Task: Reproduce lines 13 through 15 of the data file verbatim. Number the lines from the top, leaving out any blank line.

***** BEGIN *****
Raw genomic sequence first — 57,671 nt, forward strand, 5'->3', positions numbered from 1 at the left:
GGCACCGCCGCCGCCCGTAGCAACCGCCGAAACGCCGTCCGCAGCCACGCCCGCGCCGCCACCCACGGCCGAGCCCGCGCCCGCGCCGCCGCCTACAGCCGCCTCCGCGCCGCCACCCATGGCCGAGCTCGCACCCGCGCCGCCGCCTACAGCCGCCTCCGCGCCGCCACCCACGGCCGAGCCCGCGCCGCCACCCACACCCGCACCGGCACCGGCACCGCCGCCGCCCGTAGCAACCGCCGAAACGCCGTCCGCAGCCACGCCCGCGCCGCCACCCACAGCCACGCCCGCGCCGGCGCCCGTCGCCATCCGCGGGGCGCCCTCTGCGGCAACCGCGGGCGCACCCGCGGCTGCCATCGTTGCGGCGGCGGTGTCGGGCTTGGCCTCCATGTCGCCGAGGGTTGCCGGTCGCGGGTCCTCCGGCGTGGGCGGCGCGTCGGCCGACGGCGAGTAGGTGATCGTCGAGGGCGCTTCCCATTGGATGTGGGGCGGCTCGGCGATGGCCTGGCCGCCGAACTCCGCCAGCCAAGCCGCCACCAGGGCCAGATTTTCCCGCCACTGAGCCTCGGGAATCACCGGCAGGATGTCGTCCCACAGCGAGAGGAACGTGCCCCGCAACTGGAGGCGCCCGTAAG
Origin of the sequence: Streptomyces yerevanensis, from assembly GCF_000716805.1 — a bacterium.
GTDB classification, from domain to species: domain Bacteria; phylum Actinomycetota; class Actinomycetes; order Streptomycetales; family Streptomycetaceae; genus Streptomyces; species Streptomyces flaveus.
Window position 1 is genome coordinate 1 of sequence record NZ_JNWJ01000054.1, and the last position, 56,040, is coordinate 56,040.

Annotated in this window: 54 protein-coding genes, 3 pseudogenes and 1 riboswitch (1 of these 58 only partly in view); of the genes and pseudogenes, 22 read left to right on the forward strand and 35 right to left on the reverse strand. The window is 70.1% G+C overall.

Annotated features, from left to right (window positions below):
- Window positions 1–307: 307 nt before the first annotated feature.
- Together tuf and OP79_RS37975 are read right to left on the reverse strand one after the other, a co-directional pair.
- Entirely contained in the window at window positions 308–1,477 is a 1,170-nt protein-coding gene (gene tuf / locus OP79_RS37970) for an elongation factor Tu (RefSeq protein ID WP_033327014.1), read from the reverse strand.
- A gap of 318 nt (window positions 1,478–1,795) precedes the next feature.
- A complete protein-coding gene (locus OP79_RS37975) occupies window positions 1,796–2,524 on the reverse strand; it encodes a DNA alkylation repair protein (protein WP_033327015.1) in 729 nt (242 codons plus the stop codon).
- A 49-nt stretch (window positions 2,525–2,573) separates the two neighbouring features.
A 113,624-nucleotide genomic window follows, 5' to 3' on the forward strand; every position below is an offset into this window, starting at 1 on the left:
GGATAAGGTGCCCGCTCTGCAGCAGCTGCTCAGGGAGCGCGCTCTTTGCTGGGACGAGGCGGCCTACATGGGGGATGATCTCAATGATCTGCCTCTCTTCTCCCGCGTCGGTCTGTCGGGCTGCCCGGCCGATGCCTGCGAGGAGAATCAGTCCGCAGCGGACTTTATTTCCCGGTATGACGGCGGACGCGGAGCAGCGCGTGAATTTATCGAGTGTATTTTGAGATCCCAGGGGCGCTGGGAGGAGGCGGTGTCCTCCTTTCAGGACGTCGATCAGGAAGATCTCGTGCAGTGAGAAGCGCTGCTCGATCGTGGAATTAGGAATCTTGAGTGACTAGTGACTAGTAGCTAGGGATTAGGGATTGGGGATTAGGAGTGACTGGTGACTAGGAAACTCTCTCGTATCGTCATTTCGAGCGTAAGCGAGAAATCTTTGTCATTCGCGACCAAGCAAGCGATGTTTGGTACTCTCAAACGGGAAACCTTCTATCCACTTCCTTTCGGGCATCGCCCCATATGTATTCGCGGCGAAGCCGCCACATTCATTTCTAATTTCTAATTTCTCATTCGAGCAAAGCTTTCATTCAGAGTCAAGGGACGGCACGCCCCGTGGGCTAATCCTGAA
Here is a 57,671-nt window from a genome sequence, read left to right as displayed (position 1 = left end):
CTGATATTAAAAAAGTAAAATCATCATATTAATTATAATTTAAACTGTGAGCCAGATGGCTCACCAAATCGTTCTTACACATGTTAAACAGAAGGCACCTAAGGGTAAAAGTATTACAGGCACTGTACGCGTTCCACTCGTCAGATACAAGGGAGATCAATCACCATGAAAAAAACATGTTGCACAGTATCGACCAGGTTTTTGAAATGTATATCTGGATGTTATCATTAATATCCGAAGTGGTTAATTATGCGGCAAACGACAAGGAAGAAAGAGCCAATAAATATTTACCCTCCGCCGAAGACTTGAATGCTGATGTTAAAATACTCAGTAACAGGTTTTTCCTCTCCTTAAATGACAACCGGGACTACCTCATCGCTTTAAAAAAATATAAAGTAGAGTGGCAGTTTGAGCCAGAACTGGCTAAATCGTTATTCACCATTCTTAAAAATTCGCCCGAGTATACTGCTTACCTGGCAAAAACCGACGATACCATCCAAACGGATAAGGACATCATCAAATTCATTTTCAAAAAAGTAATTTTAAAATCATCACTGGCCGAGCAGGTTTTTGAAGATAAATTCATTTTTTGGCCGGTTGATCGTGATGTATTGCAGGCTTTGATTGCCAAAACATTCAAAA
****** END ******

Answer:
- A 49-nt stretch (window positions 2,525–2,573) separates the two neighbouring features.
A 113,624-nucleotide genomic window follows, 5' to 3' on the forward strand; every position below is an offset into this window, starting at 1 on the left:
GGATAAGGTGCCCGCTCTGCAGCAGCTGCTCAGGGAGCGCGCTCTTTGCTGGGACGAGGCGGCCTACATGGGGGATGATCTCAATGATCTGCCTCTCTTCTCCCGCGTCGGTCTGTCGGGCTGCCCGGCCGATGCCTGCGAGGAGAATCAGTCCGCAGCGGACTTTATTTCCCGGTATGACGGCGGACGCGGAGCAGCGCGTGAATTTATCGAGTGTATTTTGAGATCCCAGGGGCGCTGGGAGGAGGCGGTGTCCTCCTTTCAGGACGTCGATCAGGAAGATCTCGTGCAGTGAGAAGCGCTGCTCGATCGTGGAATTAGGAATCTTGAGTGACTAGTGACTAGTAGCTAGGGATTAGGGATTGGGGATTAGGAGTGACTGGTGACTAGGAAACTCTCTCGTATCGTCATTTCGAGCGTAAGCGAGAAATCTTTGTCATTCGCGACCAAGCAAGCGATGTTTGGTACTCTCAAACGGGAAACCTTCTATCCACTTCCTTTCGGGCATCGCCCCATATGTATTCGCGGCGAAGCCGCCACATTCATTTCTAATTTCTAATTTCTCATTCGAGCAAAGCTTTCATTCAGAGTCAAGGGACGGCACGCCCCGTGGGCTAATCCTGAA